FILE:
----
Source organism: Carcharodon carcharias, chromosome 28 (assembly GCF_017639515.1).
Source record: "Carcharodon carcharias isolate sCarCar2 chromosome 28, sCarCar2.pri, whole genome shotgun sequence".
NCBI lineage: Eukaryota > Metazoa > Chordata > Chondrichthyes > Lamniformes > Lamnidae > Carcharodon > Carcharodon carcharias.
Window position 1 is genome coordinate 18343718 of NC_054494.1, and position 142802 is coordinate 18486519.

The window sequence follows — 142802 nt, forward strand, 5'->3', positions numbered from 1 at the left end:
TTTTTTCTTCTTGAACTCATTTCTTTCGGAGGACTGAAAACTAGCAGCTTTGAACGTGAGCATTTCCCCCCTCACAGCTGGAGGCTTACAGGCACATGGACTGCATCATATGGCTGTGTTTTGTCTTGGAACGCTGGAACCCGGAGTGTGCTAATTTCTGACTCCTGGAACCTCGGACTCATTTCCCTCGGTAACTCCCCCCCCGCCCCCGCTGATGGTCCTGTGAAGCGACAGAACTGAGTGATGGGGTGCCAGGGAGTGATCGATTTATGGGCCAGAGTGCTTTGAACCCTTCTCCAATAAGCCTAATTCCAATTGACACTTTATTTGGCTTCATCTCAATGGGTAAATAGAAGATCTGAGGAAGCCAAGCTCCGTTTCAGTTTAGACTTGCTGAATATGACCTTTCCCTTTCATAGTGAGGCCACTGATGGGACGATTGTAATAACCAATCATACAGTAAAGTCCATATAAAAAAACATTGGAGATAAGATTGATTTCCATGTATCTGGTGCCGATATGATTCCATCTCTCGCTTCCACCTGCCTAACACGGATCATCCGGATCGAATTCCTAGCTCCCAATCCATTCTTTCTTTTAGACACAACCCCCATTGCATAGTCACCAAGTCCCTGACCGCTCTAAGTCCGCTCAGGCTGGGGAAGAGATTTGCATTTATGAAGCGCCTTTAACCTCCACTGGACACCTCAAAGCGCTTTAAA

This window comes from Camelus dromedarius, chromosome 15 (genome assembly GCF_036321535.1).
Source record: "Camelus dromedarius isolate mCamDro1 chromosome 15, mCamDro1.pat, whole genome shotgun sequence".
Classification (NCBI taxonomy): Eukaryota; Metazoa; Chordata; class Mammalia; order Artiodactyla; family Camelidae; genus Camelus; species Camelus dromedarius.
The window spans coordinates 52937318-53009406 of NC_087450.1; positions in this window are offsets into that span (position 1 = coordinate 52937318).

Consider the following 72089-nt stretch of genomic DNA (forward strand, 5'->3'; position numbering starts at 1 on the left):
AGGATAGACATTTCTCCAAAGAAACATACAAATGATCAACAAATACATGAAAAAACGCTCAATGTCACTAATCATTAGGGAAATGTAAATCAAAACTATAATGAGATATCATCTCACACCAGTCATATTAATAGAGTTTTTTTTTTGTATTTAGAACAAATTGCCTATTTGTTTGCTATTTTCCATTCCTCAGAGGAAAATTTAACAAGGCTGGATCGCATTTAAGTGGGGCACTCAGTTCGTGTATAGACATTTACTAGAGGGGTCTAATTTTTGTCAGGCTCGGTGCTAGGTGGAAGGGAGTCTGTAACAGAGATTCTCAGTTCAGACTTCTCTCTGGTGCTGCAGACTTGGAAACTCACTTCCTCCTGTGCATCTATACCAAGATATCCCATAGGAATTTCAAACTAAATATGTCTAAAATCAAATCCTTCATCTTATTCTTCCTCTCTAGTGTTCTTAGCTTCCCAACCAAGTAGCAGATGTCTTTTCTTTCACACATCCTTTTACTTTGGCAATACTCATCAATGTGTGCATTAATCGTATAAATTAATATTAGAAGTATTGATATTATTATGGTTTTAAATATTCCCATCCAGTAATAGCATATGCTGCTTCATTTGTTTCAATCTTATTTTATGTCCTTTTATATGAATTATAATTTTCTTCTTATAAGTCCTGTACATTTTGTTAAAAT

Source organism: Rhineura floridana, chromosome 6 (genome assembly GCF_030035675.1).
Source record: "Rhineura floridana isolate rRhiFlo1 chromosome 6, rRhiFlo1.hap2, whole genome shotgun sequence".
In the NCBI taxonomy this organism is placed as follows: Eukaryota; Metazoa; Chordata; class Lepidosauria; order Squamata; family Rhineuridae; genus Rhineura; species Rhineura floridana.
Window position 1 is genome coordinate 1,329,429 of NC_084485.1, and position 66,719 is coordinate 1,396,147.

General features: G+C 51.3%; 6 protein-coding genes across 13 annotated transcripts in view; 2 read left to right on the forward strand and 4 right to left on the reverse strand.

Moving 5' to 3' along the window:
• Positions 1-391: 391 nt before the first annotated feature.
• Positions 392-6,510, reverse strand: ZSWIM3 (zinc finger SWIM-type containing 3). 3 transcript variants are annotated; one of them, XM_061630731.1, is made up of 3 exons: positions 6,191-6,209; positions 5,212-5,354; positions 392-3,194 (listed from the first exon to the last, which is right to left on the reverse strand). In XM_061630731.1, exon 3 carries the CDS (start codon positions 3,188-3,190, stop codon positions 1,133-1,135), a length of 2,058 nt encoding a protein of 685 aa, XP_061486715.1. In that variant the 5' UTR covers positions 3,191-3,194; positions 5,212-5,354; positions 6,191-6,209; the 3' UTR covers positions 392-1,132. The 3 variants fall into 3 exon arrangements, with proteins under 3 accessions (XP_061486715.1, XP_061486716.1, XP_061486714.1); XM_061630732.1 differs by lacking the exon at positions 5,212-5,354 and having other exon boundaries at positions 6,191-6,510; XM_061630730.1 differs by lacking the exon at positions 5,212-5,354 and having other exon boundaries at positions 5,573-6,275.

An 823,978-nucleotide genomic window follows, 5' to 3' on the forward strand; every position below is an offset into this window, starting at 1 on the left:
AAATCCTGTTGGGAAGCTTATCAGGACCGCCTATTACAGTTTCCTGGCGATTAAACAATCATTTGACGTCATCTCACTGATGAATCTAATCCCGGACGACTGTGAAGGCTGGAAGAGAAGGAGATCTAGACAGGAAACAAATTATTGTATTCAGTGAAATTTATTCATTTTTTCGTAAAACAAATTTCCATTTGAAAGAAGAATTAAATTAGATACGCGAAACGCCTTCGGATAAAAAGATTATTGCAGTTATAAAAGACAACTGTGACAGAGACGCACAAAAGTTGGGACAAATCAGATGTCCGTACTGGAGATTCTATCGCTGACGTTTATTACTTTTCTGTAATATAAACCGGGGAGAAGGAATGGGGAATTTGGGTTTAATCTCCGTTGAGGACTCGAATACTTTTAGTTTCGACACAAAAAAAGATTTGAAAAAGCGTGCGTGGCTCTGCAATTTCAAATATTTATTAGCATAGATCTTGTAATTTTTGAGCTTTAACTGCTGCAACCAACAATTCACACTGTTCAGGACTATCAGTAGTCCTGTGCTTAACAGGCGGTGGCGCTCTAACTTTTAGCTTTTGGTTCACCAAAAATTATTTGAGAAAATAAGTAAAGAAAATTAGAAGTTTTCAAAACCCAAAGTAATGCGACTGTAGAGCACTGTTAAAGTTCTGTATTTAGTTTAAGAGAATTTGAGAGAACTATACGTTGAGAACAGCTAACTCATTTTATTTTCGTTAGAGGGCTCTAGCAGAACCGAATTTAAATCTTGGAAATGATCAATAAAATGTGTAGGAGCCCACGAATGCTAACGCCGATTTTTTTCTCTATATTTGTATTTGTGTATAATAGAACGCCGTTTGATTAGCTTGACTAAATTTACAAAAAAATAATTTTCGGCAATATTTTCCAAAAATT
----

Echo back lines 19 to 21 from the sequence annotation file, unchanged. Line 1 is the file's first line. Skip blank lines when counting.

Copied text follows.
• Positions 1-391: 391 nt before the first annotated feature.
• Positions 392-6,510, reverse strand: ZSWIM3 (zinc finger SWIM-type containing 3). 3 transcript variants are annotated; one of them, XM_061630731.1, is made up of 3 exons: positions 6,191-6,209; positions 5,212-5,354; positions 392-3,194 (listed from the first exon to the last, which is right to left on the reverse strand). In XM_061630731.1, exon 3 carries the CDS (start codon positions 3,188-3,190, stop codon positions 1,133-1,135), a length of 2,058 nt encoding a protein of 685 aa, XP_061486715.1. In that variant the 5' UTR covers positions 3,191-3,194; positions 5,212-5,354; positions 6,191-6,209; the 3' UTR covers positions 392-1,132. The 3 variants fall into 3 exon arrangements, with proteins under 3 accessions (XP_061486715.1, XP_061486716.1, XP_061486714.1); XM_061630732.1 differs by lacking the exon at positions 5,212-5,354 and having other exon boundaries at positions 6,191-6,510; XM_061630730.1 differs by lacking the exon at positions 5,212-5,354 and having other exon boundaries at positions 5,573-6,275.

An 823,978-nucleotide genomic window follows, 5' to 3' on the forward strand; every position below is an offset into this window, starting at 1 on the left: